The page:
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Review

Humour, Words and Some All-Out Dance 

By Kaija Pepper

Dancing on the Edge Festival 2003

Dancing on the Edge Festival

July 2003 

The fifteenth annual Dancing on the Edge, presented by the Firehall Arts Centre in Vancouver from July 3rd through 13th, was a remarkably mature edition. The humour was mostly about the joys and sorrows of middle age, there was maybe one dancer who didnt have a seriously developed technique, and about half of the emerging choreographers were already emerged age-wise, coming to the task after establishing themselves as dancers.

The headliner, Paul-André Fortier’s “Tensions”, was part of this culture of maturity. The duet for Fortier, in his fifties, and Robert Meilleur, in his thirties, revolves around the different states of being engendered by the performers’ ages. But the work, which premiered in Montréal in 2001, goes beyond the basic inspiration by also being a rigorously abstract choreography, with an impeccable setting created by set designer Paf, video artist Patrick Masbourian and lighting designer John Munro. Judging from the applause on the first night, most of the small group of Vancouverites who saw it were as thrilled as this viewer was. I did run into a few doubters, however. “Too much walking about,” complained one. “What was the relationship between the two men?” asked another. I felt both complaints were irrelevant: “Tensions” was exactly what the title stated, full of tension in and between performers, and within the driving score by Alain Thibault, with a brillliant evocation overall of a tense urban environment.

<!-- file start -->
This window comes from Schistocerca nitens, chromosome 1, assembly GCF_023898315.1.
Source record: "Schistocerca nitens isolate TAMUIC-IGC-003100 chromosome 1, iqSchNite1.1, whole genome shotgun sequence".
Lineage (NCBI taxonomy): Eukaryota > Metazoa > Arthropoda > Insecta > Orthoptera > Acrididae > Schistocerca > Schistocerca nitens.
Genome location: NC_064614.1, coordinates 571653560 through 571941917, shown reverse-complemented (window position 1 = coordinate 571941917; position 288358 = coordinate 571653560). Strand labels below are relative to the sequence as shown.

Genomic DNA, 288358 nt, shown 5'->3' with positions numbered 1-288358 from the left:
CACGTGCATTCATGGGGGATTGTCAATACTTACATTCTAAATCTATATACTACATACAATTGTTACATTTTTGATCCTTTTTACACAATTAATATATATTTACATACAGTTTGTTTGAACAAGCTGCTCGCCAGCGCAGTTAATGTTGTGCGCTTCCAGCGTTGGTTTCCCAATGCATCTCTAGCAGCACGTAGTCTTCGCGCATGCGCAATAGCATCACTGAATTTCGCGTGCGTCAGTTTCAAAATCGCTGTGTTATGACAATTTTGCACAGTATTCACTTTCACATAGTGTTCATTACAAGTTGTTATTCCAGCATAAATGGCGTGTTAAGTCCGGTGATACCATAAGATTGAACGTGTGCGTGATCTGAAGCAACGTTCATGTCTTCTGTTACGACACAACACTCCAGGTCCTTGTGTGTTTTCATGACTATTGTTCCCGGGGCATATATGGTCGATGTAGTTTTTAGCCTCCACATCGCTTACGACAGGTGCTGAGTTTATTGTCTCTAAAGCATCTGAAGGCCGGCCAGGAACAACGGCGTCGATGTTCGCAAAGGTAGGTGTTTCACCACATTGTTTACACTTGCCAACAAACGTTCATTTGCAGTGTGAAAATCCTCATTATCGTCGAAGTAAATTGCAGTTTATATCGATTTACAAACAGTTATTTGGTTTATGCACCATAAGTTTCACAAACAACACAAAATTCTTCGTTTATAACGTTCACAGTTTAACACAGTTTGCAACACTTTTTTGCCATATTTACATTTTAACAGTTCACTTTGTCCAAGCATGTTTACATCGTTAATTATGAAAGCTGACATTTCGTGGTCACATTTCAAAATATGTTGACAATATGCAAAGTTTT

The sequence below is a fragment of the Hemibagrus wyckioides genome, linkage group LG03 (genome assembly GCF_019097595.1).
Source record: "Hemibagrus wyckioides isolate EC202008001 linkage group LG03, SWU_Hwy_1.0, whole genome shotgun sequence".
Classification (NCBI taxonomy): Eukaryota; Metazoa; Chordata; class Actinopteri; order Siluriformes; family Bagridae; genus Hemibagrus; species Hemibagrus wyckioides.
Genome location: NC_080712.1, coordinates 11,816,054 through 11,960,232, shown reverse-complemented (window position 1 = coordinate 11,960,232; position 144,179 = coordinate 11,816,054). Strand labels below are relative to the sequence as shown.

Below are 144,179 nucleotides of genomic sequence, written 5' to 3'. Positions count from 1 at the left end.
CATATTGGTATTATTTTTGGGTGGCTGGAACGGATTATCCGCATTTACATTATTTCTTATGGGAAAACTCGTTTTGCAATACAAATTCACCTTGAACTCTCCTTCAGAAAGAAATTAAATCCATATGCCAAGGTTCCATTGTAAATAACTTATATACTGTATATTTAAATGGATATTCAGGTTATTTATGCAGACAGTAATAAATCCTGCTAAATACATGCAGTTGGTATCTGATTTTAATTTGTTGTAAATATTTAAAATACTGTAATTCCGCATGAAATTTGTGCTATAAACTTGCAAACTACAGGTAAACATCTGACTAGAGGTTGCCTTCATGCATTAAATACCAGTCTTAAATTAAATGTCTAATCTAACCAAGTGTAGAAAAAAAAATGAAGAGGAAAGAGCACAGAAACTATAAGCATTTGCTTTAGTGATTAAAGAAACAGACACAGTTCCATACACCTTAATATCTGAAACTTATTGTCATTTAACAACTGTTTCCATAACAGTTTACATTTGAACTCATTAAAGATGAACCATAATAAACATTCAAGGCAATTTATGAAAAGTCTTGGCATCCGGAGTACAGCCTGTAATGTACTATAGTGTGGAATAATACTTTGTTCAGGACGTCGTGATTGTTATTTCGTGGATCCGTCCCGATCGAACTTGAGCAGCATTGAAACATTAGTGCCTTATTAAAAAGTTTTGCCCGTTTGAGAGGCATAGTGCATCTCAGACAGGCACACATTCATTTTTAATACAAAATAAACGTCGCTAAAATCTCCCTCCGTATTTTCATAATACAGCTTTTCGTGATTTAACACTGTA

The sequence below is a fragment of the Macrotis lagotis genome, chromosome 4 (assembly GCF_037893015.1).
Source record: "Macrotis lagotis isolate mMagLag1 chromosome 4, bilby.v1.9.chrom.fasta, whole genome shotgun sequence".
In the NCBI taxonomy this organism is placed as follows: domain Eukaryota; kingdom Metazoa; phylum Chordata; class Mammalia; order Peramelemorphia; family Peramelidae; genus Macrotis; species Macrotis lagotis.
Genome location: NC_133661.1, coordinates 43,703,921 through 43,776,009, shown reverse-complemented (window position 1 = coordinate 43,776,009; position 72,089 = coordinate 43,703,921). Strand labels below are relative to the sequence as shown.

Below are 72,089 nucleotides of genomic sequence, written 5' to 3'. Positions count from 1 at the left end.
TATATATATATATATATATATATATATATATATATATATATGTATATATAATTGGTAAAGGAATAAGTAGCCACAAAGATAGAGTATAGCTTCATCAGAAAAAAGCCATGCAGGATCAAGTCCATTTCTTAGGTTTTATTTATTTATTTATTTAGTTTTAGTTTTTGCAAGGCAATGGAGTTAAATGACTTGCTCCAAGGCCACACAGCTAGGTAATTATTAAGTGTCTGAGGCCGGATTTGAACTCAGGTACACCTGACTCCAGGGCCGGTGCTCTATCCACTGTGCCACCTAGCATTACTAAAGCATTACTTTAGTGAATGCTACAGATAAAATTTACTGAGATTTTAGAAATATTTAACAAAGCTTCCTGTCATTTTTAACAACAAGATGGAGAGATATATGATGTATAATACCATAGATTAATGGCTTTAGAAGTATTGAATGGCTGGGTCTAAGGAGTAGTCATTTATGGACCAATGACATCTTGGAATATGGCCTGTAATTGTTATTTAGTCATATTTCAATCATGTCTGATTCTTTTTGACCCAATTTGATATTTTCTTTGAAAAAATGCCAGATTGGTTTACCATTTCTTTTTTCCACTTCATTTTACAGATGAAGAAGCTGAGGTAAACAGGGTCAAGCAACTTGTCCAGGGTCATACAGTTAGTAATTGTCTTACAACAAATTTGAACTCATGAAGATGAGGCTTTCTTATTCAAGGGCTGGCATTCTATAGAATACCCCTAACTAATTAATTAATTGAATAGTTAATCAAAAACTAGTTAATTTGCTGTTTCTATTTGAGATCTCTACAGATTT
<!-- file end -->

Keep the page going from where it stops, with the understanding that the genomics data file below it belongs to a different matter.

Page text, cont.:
I was the “doubter” over another choreographer: Toronto’s Sarah Chase of Sarah Chase Dance Stories, who presented two works in a slot of her own. Both “Lamont Earth Observatory” and “Muzz” are more storytelling than dance; Chase tells family histories with wry humour and attention to detail. The movement, however, is mostly on the spot, a gentle swaying and weaving that left me desperately impatient for more. “The movement was subtle,” chastised a friend. “The stories reminded me of my own family,” explained another. Admittedly, if an actor had moved with such grace and relaxation, I would probably have been impressed. Storytelling was also evident in “On Earth”, by another Toronto-based choreographer, Claudia Moore of MOonhORsE dance theatre. This hour-long presentation was made up of four solos, each based on the life of its performer: Fiona Drinnan, followed by Miko Sobreira, Bonnie Kim and finally Moore herself. While all of the solos use some amount of storytelling, the first two are mostly dance, evoking rather than detailing lives. Kim and Moore tell their tales more through voice and it’s the story details that drive the work. Kim’s angst over wanting, and not wanting, to leave dance, and Moore’s memories of being a young dancer, were particularly engaging for the Edge’s largely dance audience.

Two full-length shows were remounts seen in Vancouver earlier in the season: Jennifer Mascalls site specific “Housewerk”, presented at Hycroft Manor in the wealthy enclave of Shaughnessy, and Peter Bingham and Tom Strouds “Vuelta”. Stephanie Gilliland from California returned to the Edge with “Fish is a Train of Glass”. The final full-length show was “Salome the Headhuntress” by Victoria’s Constance Cooke. Dancer Jung-Ah Chung, in a short, form-hugging tunic with gold coins attached, is an automaton of a Salome, while Roderick Glanville, the actor playing Herod, the king besotted with his stepdaughter, is a tortured, very human being. Again, the words became the most engaging aspect of the interdisciplinary choreography: Glanvilles warm, round tones and colourful monologue are more alive and commanding than Chung’s cold, forceful movement. Sure he’s the bad guy, displaying real venom toward Salome. “A disturbing woman, with all the impulsive madness of her sex,” he repeats over and over again. Unfortunately, Cooke allows his politically incorrect passion to upstage the empty, supposedly “reinvented” Salome.

The unusual set design by Cooke deserves mention, particularly the two skulls made of ice hanging downstage, one on each side, which drip loudly throughout as they slowly melt into tin containers. The costume design, by Meaghan Smith and Cooke, includes a wonderful pair of platform shoes constructed from a pile of books, which Glanville laboriously clumps about in.